The food and wine festival, which only takes place on stellar vintage years, opened with uncorking and tasting Yarden’s top-of-the-line wine, Katzrin. Its flavor was deep and rich, full bodied and dark red in color, but it still needed five, 10 or even 15 years of aging to reach its full potential.
Outside, about 35 sous chefs from some of the best restaurants throughout Israel — and from as many ethnic backgrounds — were cooking Israeli foods to pair with the wines.
Erez Komarovsky, who brought good bread to Israel with his Lehem Erez bakery chain and who knows real, rather than trendy, talent, wanted me to see what the country’s young sous chefs — 72 of them in all throughout the festival — could do with Israeli cuisine.
“These are the chefs that do all the work,” he said. “We have been working on this festival for five years.”
For a day and a half, I tried the impressive offerings from this diverse group of young Jewish and Arab-Israeli chefs. Their backgrounds reflect the mosaic of Israeli peoples and foods today — Swedish, Yemenite, Algerian, Moroccan, Polish, Palestinian — all from mixed cultural marriages, all influencing what has become the lexicon of Israeli cooking. It was proof, beyond a doubt, that Israeli food has more than come of age.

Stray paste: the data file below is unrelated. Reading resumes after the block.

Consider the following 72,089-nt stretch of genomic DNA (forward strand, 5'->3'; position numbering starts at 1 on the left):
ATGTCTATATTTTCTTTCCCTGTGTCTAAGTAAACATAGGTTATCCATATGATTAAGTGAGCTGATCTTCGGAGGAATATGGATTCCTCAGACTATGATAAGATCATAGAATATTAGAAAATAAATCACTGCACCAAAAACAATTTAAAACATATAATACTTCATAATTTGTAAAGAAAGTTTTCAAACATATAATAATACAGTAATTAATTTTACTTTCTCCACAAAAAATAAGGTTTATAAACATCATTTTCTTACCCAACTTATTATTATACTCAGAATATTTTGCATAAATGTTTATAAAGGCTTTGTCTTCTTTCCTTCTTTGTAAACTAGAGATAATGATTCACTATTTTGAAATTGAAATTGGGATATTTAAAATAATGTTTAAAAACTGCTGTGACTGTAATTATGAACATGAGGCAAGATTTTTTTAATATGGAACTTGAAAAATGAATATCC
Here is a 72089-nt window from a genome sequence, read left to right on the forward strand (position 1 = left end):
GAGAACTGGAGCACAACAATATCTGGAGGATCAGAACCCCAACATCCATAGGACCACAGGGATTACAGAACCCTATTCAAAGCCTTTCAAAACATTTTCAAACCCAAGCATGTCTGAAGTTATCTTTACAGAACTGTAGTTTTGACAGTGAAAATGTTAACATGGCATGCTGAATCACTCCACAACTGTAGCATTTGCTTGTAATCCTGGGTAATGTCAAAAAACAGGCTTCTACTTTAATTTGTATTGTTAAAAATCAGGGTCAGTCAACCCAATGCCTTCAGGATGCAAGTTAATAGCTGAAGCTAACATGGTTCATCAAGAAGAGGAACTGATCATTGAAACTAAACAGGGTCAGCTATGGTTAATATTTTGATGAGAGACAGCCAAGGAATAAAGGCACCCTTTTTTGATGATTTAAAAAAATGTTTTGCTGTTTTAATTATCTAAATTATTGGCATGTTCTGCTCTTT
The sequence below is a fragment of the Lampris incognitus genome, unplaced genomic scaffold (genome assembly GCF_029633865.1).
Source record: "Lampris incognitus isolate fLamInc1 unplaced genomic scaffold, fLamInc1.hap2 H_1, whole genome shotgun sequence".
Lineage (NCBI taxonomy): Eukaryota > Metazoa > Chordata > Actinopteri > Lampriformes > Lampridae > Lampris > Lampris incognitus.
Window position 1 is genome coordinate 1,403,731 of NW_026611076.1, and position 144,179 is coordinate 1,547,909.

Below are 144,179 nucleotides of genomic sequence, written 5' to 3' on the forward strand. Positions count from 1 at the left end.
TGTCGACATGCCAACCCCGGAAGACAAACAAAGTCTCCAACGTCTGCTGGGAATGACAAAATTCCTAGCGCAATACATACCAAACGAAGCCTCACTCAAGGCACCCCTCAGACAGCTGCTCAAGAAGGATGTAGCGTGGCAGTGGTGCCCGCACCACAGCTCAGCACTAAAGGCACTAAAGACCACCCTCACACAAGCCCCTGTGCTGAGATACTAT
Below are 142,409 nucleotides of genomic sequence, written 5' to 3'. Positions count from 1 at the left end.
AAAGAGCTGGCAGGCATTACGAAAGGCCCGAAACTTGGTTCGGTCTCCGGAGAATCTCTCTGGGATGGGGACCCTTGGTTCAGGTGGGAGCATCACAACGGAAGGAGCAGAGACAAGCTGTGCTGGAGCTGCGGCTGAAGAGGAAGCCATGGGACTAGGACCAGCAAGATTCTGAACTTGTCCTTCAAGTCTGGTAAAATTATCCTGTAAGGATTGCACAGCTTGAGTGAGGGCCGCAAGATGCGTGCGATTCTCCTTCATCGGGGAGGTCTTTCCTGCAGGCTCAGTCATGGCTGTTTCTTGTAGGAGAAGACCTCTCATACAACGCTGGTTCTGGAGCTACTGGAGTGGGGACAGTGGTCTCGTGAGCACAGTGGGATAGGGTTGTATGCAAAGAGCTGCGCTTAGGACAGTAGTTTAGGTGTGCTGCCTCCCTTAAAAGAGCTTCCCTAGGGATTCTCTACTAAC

The festival began with a barbecue of sorts, including grilled lamb chops with rice, mint and cilantro from Liad Yehy of Herbert Samuel restaurant in Tel Aviv.
I also tasted grape leaves stuffed with sweet breads and veal cheeks, drizzled with a bright yellow amba (pickled mango) and fresh red tomato purée, as well as a sea bass with mouffleta, tahini and tomato amba, from Itsik Ruham of Jerusalem’s Machneyuda Restaurant. This innovative nonkosher restaurant in the Jerusalem Mahane Yehuda Market opens, as a nod to kashrut, at 9:30 p.m., an hour after sunset on Saturdays, and has been a catalyst for all kinds of pubs there. Its English branch, called The Palomar, a narrow bar-like restaurant in Soho, London, recently won the Tatler Restaurant of the Year Award and the GQ Food & Drink Award for Best Restaurant.
Going back to biblical roots, Adon Shipun, who just two months ago opened a bakery on Allenby Street in Tel Aviv, took spelt and barley kernels, toasted them in a coffee roaster, then ground them with a small mill and turned the resulting flour with salt, water and a sour starter into large loaves of bread studded with peanuts, all baked on black stones from the Sea of Galilee. Not only does he make barley bread, the food of the poor mentioned in the Bible, but he also adds seaweed, spinach and sweet potatoes to his bread dough — but never sugar.